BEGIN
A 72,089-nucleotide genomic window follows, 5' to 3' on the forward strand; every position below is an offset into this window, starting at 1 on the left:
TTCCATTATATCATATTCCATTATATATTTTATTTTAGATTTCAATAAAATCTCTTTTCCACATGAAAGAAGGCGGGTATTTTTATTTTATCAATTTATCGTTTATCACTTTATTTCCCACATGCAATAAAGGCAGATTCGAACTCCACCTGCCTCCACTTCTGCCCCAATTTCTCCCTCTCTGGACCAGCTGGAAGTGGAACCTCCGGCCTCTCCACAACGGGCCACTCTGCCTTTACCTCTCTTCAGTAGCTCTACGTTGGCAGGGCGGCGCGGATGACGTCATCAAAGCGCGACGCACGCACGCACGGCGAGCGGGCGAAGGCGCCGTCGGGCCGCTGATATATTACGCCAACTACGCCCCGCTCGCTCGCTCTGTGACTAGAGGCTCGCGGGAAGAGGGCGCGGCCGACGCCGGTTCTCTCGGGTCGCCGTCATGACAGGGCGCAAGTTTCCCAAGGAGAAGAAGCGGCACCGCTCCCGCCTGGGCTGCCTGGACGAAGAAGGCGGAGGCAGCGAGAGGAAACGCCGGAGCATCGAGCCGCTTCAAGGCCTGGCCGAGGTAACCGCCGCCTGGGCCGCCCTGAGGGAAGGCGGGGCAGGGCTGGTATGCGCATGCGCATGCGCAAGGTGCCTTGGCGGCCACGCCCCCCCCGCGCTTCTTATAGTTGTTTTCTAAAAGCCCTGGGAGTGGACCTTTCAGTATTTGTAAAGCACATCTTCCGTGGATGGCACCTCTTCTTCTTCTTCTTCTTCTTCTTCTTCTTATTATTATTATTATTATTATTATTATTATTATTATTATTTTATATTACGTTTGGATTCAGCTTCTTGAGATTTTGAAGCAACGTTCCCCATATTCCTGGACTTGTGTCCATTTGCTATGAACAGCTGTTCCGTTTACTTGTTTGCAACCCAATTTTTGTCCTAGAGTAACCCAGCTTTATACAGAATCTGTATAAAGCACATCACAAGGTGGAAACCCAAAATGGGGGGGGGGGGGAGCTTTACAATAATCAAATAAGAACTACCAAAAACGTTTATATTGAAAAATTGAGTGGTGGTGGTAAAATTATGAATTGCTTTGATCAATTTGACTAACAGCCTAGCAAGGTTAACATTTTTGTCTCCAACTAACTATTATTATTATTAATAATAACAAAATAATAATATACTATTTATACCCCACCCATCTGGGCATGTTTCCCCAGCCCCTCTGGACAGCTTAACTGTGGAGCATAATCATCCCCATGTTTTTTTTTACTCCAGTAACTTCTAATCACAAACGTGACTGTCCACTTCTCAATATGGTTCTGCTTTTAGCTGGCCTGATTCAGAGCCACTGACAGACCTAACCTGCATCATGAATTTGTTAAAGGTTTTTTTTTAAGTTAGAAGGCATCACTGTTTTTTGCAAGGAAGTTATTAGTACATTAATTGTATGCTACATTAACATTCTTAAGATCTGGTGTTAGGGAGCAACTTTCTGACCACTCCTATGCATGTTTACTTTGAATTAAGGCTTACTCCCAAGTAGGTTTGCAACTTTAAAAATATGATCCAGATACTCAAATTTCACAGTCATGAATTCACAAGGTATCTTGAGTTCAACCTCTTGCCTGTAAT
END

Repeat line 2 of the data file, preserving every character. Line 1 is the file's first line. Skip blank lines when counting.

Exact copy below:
TTCCATTATATCATATTCCATTATATATTTTATTTTAGATTTCAATAAAATCTCTTTTCCACATGAAAGAAGGCGGGTATTTTTATTTTATCAATTTATCGTTTATCACTTTATTTCCCACATGCAATAAAGGCAGATTCGAACTCCACCTGCCTCCACTTCTGCCCCAATTTCTCCCTCTCTGGACCAGCTGGAAGTGGAACCTCCGGCCTCTCCACAACGGGCCACTCTGCCTTTACCTCTCTTCAGTAGCTCTACGTTGGCAGGGCGGCGCGGATGACGTCATCAAAGCGCGACGCACGCACGCACGGCGAGCGGGCGAAGGCGCCGTCGGGCCGCTGATATATTACGCCAACTACGCCCCGCTCGCTCGCTCTGTGACTAGAGGCTCGCGGGAAGAGGGCGCGGCCGACGCCGGTTCTCTCGGGTCGCCGTCATGACAGGGCGCAAGTTTCCCAAGGAGAAGAAGCGGCACCGCTCCCGCCTGGGCTGCCTGGACGAAGAAGGCGGAGGCAGCGAGAGGAAACGCCGGAGCATCGAGCCGCTTCAAGGCCTGGCCGAGGTAACCGCCGCCTGGGCCGCCCTGAGGGAAGGCGGGGCAGGGCTGGTATGCGCATGCGCATGCGCAAGGTGCCTTGGCGGCCACGCCCCCCCCGCGCTTCTTATAGTTGTTTTCTAAAAGCCCTGGGAGTGGACCTTTCAGTATTTGTAAAGCACATCTTCCGTGGATGGCACCTCTTCTTCTTCTTCTTCTTCTTCTTCTTCTTATTATTATTATTATTATTATTATTATTATTATTATTATTTTATATTACGTTTGGATTCAGCTTCTTGAGATTTTGAAGCAACGTTCCCCATATTCCTGGACTTGTGTCCATTTGCTATGAACAGCTGTTCCGTTTACTTGTTTGCAACCCAATTTTTGTCCTAGAGTAACCCAGCTTTATACAGAATCTGTATAAAGCACATCACAAGGTGGAAACCCAAAATGGGGGGGGGGGGGAGCTTTACAATAATCAAATAAGAACTACCAAAAACGTTTATATTGAAAAATTGAGTGGTGGTGGTAAAATTATGAATTGCTTTGATCAATTTGACTAACAGCCTAGCAAGGTTAACATTTTTGTCTCCAACTAACTATTATTATTATTAATAATAACAAAATAATAATATACTATTTATACCCCACCCATCTGGGCATGTTTCCCCAGCCCCTCTGGACAGCTTAACTGTGGAGCATAATCATCCCCATGTTTTTTTTTACTCCAGTAACTTCTAATCACAAACGTGACTGTCCACTTCTCAATATGGTTCTGCTTTTAGCTGGCCTGATTCAGAGCCACTGACAGACCTAACCTGCATCATGAATTTGTTAAAGGTTTTTTTTTAAGTTAGAAGGCATCACTGTTTTTTGCAAGGAAGTTATTAGTACATTAATTGTATGCTACATTAACATTCTTAAGATCTGGTGTTAGGGAGCAACTTTCTGACCACTCCTATGCATGTTTACTTTGAATTAAGGCTTACTCCCAAGTAGGTTTGCAACTTTAAAAATATGATCCAGATACTCAAATTTCACAGTCATGAATTCACAAGGTATCTTGAGTTCAACCTCTTGCCTGTAAT